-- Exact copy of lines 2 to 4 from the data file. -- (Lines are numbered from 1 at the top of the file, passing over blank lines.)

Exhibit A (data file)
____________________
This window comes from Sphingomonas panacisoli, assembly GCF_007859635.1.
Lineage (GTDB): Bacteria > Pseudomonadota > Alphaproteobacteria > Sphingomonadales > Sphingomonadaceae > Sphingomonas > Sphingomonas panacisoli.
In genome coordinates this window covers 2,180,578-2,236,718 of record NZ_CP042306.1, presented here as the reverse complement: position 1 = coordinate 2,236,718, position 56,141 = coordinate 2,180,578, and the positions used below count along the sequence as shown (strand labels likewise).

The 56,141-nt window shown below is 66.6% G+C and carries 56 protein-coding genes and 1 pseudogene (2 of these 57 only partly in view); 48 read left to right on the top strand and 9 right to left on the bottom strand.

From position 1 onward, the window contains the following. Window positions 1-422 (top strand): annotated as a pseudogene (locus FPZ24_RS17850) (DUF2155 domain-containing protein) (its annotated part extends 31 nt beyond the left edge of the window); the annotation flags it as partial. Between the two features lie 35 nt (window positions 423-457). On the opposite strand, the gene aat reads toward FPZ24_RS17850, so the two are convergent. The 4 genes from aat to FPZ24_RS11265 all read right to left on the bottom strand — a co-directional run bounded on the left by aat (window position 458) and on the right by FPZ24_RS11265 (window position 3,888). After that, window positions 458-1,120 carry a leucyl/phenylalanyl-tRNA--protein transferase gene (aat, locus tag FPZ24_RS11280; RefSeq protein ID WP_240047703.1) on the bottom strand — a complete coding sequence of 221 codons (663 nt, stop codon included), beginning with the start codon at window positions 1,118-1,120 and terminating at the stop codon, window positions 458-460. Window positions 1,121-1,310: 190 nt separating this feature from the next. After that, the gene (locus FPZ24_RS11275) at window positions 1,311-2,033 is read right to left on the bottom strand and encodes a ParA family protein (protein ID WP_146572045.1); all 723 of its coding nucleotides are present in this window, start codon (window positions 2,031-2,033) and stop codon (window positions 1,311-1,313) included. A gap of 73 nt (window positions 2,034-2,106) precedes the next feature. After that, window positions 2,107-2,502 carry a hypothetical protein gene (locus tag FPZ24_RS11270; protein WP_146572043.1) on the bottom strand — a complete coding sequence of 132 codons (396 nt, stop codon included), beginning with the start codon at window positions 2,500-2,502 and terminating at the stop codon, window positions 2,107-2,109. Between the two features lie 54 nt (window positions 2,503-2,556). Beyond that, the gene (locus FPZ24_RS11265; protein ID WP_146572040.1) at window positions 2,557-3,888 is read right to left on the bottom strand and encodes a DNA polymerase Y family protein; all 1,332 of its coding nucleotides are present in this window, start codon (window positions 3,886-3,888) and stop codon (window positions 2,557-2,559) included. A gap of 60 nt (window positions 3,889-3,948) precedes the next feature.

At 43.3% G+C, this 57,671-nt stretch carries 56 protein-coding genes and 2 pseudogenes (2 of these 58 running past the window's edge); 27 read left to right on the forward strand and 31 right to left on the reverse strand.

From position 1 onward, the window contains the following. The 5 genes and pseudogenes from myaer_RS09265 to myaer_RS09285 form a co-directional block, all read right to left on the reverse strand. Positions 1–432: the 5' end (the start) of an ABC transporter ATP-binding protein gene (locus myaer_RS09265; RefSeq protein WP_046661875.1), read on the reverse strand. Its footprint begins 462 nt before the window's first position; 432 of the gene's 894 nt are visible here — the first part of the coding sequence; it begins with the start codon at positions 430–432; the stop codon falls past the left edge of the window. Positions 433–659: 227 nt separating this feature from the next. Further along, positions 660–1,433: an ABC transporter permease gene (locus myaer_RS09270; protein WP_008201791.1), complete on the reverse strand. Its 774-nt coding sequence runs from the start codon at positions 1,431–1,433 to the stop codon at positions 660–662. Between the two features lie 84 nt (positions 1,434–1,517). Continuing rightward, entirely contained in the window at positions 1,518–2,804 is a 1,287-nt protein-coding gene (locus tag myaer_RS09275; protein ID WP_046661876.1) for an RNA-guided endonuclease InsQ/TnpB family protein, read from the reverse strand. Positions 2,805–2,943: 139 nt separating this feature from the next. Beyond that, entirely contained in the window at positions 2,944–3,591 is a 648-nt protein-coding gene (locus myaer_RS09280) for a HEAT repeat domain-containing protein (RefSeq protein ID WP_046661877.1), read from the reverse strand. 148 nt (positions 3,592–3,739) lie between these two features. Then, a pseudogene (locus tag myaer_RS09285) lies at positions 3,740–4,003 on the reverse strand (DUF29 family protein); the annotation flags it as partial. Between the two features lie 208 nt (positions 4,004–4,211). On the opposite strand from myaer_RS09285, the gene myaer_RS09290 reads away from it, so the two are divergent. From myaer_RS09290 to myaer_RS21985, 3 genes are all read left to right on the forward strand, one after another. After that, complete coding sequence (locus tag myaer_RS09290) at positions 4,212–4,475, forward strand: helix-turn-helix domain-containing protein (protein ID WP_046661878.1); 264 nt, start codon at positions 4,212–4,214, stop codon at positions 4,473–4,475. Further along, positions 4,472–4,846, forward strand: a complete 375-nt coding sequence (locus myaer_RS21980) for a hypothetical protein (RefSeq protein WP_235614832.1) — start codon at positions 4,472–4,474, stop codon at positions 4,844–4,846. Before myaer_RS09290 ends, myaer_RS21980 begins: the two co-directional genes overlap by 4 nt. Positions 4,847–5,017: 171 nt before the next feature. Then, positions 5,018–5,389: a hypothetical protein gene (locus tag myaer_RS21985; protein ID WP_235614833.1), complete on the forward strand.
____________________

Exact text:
Lineage (GTDB): Bacteria > Pseudomonadota > Alphaproteobacteria > Sphingomonadales > Sphingomonadaceae > Sphingomonas > Sphingomonas panacisoli.
In genome coordinates this window covers 2,180,578-2,236,718 of record NZ_CP042306.1, presented here as the reverse complement: position 1 = coordinate 2,236,718, position 56,141 = coordinate 2,180,578, and the positions used below count along the sequence as shown (strand labels likewise).

The 56,141-nt window shown below is 66.6% G+C and carries 56 protein-coding genes and 1 pseudogene (2 of these 57 only partly in view); 48 read left to right on the top strand and 9 right to left on the bottom strand.